Thanks to Marketoonist for the image
What does the Internet of Things (IoT) have to do with public service delivery? If, like me, you’re curious about the potential, here’s another good reason for wanting the election to be over…
“… to find out how we can use our role in government to help in the [IoT] field; what are the most effective things we can do to help the sector grow and make sure these platforms are valuable for end users and businesses alike.”
Mike hired Matt Webb to work on the project. Matt was co-founder of the sadly-defunct Berg, the agency who put people at the centre of the IoT with some lovely inventions. Matt recently tweeted:
From Mike’s blog post, it sounds as if the four month project was expected to explore how the government could catalyse, support and guide the nascent IoT sector, partly through the role of standards:
“The same values [openness, interoperability and flexibility] have a place in the technologies around us too. Would an open, interoperable Internet of Things help the sector grow? How can we encourage that growth, and where might we lead the way?”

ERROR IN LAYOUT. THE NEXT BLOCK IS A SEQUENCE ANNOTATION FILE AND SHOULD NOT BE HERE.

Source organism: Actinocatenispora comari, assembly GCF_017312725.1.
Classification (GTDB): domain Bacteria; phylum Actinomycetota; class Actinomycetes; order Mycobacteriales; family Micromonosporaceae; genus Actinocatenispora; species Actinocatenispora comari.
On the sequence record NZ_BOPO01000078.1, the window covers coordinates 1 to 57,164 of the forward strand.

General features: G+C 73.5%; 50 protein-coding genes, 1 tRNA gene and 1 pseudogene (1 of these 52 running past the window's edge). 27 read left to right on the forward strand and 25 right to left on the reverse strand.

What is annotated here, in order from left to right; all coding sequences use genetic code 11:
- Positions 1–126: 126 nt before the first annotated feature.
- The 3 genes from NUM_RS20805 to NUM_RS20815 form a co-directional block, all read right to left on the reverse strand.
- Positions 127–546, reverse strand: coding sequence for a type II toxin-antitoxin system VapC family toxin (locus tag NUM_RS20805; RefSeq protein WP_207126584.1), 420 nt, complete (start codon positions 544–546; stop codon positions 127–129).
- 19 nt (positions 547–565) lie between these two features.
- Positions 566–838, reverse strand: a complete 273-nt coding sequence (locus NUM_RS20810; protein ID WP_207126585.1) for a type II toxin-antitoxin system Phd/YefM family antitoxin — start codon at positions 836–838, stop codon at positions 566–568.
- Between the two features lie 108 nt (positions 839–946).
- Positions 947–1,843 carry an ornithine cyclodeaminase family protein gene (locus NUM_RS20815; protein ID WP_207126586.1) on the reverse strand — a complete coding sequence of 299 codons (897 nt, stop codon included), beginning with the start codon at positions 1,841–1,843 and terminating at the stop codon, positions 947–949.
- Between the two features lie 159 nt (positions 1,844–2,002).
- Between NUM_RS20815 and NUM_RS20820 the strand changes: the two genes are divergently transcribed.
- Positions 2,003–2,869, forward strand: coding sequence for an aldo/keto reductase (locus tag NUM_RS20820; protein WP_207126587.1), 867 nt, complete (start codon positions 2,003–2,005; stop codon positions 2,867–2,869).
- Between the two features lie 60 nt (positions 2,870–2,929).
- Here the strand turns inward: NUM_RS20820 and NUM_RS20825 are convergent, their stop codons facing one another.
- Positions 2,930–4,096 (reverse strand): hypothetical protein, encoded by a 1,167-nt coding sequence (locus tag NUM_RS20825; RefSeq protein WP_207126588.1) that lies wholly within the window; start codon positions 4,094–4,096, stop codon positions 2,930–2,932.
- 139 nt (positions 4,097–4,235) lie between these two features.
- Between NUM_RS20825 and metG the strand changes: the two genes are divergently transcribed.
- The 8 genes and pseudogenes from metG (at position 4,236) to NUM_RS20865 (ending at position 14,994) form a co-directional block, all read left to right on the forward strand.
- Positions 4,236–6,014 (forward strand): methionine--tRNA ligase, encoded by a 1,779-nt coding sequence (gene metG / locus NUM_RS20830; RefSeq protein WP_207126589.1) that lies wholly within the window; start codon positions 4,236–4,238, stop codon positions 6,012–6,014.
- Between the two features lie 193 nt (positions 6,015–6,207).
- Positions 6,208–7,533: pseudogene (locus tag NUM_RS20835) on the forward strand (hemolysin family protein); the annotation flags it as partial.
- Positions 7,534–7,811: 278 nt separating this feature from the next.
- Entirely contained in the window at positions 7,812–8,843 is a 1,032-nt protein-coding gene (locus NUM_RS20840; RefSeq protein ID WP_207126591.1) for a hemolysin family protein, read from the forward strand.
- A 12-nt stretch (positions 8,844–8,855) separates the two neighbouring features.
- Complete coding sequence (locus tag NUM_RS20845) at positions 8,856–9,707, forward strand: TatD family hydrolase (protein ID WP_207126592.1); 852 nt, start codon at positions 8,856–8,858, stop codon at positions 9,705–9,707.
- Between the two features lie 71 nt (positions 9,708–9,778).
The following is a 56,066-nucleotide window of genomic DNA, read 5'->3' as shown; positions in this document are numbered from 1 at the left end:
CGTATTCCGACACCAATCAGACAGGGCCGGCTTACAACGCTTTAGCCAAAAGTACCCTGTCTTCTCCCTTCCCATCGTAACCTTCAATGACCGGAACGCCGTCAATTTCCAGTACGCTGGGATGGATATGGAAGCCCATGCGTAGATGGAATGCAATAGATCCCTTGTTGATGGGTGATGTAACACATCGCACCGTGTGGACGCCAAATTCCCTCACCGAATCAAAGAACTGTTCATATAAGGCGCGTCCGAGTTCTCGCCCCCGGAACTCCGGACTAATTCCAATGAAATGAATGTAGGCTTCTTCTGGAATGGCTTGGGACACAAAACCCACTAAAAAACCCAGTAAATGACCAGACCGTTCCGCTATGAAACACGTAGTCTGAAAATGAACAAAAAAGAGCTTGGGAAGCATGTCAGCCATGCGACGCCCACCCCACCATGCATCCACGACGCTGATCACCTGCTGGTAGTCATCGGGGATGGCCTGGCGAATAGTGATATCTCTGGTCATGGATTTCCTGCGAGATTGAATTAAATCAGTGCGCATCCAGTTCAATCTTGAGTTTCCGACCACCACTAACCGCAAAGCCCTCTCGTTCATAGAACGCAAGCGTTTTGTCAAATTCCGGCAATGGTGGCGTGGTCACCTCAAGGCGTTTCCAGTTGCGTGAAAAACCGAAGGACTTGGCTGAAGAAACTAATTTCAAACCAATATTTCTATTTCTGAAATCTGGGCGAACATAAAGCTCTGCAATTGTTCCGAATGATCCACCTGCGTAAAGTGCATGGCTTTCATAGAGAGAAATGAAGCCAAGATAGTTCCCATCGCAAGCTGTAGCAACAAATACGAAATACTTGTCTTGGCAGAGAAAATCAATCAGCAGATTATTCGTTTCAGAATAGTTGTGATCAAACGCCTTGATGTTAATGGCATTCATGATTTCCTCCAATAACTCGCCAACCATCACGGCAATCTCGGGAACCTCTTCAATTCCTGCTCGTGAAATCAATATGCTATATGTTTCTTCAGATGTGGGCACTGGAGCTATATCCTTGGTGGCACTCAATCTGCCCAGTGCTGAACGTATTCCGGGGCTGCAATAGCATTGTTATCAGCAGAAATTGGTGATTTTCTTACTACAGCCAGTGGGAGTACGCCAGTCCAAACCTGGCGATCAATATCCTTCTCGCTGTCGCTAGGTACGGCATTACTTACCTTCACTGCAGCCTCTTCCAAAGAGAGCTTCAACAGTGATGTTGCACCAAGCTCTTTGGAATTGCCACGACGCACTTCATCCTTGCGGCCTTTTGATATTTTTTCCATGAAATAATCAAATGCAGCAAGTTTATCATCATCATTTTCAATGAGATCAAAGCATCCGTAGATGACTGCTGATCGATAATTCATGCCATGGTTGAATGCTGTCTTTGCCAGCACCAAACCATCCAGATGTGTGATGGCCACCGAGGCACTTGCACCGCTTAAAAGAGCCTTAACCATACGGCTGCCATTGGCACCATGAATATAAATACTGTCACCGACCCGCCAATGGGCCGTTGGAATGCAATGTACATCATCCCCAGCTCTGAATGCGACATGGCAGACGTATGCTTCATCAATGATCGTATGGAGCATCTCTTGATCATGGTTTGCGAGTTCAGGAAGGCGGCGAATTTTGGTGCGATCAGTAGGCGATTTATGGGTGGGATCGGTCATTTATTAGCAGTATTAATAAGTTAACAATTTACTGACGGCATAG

Since it was established, GDS has been focused first on building GOV.UK, a single domain for the UK government, then on developing tools that allow ‘transactional’ public services to be delivered online.
But this project doesn’t sound like public service delivery. It wasn’t, for example, exploring how the IoT might in future mediate the relationship between people and their government.
It sounds more like strategy development and industrial policy for the IoT: investigating how the sector’s foundations could best be laid.
So does this initiative suggest a shift in the role of GDS? Having built up its undoubtedly talented team, does its remit now include technology policy advice as well as building tools for delivery?
We’ll have to wait until after purdah to find out.